I was a welder in a shipyard in NE Wisconsin back in the 70s. Working conditions were poor and the union was worse than ineffectual. Breathing in stick welding fumes inside a double bottom hull section without ventilation got me to thinking about other work.

    When I came back to Illinois I got back into welding. Most of the good paying jobs were hard to come by. Having clout in the construction/manufacturing world is a problem there. Still, I believe had I stuck to it I would be enjoying a decent standard of living. Many types of welding out there. Training exists. Getting certified in specialty areas would boost pay considerably. Same goes for tool making and machinist jobs. Machine set up for CAD can be a good living.

    The focus on college only with the high cost of tuition for our children is not for everyone.


  6. - Anonymous - Thursday, Mar 20, 14 @ 12:30 pm:

    Wordslinger: bingo! At some point perhaps the demand for welder sand the like, combined with the cost of higher education AND our need to adjust our College vs “blue collar” biases, proper balance will come


  7. - Pete - Thursday, Mar 20, 14 @ 12:32 pm:

    As a structural engineer, I know first hand that this is true.

    It needs to be corrected at the education and at the union labor level. Those two entities are disconnected.

    Raising the minimum wage doesn’t help the skilled trades. Union apprentices don’t compete with the minimum wage worker. That’s not even up for debate.

    Maybe the priorities of Local 150 are too focused on passing legislation that expands what professions are covered by prevailing wage instead of investing in recruitment. Imagine the difference in economy if DBE/WBE goals were applied to the trades with the same vigor as they are applied to AE and construction firms!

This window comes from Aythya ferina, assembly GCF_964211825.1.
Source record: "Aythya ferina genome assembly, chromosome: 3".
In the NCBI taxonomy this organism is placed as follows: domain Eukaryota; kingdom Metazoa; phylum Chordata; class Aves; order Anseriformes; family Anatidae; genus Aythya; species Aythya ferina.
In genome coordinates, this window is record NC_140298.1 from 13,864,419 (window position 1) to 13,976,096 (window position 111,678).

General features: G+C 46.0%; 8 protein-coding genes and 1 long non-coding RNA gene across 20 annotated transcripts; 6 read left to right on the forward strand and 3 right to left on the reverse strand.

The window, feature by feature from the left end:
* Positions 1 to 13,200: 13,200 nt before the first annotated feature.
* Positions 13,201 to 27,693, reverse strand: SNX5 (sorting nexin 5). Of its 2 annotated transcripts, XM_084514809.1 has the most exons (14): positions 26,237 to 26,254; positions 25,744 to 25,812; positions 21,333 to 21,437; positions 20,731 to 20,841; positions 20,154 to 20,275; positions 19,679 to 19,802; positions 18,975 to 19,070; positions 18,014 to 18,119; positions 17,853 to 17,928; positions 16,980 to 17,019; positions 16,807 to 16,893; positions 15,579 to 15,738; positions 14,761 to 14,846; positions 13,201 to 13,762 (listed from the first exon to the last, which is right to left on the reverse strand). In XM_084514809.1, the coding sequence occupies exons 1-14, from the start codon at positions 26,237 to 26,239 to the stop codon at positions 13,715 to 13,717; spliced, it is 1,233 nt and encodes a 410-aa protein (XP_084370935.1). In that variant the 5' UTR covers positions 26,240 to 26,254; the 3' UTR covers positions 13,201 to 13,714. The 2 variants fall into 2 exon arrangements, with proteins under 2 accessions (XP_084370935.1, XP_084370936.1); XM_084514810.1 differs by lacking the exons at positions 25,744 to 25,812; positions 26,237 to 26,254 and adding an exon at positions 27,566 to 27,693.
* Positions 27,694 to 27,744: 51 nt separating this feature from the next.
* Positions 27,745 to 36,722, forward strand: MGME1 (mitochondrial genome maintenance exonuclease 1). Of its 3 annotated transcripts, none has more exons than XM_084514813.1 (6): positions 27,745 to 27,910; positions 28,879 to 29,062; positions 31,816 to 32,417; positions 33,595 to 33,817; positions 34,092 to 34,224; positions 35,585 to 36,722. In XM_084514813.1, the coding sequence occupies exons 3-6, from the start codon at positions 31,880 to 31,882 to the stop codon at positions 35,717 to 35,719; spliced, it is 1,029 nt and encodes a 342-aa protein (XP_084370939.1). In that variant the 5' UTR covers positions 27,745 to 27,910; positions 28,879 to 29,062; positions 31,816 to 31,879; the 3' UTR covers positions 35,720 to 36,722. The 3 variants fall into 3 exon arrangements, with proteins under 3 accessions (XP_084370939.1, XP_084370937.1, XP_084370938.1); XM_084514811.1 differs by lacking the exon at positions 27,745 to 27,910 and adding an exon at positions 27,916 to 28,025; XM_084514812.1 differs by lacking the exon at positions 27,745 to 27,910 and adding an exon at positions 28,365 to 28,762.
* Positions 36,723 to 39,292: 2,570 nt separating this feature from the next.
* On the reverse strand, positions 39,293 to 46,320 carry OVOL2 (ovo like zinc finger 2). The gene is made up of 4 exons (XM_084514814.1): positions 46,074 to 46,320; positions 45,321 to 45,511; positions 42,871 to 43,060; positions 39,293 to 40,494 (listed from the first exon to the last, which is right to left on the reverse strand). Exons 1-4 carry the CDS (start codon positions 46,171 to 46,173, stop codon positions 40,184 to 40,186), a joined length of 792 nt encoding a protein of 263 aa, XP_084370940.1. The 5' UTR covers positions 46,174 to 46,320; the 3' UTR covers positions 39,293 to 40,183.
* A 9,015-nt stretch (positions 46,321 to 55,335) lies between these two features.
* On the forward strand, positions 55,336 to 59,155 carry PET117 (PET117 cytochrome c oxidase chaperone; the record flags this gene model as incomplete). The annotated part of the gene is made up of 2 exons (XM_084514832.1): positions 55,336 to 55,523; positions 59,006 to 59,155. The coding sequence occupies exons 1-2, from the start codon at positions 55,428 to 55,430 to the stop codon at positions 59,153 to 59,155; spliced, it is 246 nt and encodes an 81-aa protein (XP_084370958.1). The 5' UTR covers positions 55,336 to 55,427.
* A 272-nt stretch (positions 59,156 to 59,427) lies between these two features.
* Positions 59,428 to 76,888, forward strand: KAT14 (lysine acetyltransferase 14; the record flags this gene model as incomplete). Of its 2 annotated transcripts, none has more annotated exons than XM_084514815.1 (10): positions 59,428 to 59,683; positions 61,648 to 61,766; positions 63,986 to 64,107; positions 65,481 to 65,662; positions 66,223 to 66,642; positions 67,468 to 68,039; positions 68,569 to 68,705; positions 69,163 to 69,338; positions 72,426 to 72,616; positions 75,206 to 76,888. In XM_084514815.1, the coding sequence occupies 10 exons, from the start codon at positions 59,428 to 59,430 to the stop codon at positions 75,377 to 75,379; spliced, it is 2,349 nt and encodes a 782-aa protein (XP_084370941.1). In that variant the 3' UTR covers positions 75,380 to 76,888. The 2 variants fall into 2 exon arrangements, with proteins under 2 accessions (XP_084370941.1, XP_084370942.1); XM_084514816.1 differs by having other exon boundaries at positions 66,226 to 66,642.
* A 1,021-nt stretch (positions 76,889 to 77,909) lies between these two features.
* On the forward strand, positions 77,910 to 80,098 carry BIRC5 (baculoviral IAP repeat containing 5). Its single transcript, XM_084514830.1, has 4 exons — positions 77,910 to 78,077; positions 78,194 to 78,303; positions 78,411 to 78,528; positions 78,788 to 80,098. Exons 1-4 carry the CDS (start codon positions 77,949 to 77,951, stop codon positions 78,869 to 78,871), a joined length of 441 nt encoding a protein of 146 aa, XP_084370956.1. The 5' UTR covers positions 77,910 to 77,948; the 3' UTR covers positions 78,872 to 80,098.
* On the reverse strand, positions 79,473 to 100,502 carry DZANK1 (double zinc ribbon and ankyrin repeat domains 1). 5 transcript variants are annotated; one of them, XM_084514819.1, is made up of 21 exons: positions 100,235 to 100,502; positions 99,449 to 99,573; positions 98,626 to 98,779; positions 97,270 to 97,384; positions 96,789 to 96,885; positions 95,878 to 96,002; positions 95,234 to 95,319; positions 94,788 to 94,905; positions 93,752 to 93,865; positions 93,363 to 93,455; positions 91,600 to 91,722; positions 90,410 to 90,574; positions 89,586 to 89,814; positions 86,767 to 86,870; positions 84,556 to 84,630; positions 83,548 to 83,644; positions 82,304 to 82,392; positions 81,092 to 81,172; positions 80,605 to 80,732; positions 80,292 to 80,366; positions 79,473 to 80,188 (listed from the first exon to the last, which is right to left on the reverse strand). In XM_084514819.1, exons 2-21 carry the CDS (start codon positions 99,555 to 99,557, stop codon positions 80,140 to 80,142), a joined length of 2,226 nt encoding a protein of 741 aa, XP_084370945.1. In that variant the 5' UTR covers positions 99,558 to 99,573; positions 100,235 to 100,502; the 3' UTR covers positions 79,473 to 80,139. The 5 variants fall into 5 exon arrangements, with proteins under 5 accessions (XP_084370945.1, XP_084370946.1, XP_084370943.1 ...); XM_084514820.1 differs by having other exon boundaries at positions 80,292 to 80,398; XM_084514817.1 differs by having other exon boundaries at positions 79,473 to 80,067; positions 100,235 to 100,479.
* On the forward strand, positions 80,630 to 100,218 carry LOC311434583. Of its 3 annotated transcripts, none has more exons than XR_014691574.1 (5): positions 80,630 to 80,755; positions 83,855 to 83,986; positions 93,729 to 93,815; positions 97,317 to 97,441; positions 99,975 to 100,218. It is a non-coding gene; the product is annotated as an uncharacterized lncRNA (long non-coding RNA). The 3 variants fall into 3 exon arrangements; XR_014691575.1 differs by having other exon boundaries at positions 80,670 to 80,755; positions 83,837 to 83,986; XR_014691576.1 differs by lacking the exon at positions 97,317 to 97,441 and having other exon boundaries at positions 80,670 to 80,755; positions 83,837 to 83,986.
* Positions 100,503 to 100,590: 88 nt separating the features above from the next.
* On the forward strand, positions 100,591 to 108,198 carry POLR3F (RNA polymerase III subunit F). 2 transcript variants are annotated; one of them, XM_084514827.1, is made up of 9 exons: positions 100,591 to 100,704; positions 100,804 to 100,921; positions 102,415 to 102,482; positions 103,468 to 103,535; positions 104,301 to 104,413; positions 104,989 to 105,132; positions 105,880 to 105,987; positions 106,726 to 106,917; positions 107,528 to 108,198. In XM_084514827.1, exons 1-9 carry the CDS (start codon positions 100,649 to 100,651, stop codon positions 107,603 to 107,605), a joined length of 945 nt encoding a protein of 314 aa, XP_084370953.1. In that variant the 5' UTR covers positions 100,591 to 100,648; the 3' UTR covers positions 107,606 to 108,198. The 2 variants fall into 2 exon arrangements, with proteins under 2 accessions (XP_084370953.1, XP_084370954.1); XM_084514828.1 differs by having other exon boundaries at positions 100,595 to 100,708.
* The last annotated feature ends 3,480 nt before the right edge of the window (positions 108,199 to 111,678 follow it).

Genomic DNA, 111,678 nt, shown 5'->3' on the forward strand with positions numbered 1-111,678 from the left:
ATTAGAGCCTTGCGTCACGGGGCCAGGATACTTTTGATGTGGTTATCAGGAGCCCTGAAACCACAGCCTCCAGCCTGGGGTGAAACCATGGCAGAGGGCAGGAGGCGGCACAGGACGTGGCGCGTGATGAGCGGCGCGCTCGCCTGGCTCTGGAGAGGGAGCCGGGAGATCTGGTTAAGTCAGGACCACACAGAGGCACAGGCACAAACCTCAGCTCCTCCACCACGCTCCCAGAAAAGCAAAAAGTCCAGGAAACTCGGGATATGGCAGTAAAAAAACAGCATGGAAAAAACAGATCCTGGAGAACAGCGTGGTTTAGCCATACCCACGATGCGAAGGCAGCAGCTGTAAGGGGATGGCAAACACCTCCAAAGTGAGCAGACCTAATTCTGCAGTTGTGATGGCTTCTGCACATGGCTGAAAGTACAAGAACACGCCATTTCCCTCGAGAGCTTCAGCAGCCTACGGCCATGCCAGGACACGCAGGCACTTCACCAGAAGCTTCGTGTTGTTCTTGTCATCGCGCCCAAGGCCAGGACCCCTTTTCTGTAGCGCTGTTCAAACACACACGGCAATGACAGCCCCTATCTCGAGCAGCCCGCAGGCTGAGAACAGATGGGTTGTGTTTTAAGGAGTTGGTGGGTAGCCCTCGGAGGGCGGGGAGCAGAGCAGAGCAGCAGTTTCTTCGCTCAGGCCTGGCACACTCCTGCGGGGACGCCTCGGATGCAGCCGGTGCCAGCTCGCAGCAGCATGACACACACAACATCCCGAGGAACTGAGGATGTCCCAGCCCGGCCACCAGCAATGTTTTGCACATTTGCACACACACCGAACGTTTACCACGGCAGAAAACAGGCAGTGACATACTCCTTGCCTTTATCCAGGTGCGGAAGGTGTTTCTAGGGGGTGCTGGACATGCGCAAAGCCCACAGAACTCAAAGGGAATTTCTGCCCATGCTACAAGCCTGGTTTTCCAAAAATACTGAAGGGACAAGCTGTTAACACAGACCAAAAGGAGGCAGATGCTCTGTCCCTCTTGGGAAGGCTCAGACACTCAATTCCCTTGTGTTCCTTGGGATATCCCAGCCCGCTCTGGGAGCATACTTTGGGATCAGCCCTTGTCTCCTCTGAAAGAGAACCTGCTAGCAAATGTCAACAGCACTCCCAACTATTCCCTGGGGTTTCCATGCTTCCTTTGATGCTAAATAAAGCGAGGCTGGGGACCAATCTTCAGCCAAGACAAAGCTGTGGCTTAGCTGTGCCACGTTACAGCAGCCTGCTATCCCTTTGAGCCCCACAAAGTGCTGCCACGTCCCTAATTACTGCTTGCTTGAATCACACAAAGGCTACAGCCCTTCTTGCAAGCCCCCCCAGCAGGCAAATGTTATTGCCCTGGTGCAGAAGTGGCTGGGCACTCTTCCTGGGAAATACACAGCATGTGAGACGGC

8. - liandro - Thursday, Mar 20, 14 @ 12:33 pm:

    I work with a lot of young kids. I have seen some of them feel pressured to head off to a local or distant college and struggle as they tried to figure out what they wanted. Many then change course into nursing, trades, etc and are much happier. The huge push to attend four years of college or else you’re judged “lessor” can be a problem.

    The simple truth is there are many sectors hurting for employees, but the unemployed don’t have the right skill set. Adding more to our education infrastructure that deals with those skills has gained traction in some areas, and should be continued. Those are real, career-based opportunities. But again, one of the biggest problems I see is kids don’t feel they can be “proud” of some of those jobs–until they get a little older and find pride in simply working hard and making solid bucks.


  9. - 47th Ward - Thursday, Mar 20, 14 @ 12:36 pm:

    ===A four year college degree, while perfect for some, is not the right fit for everyone.===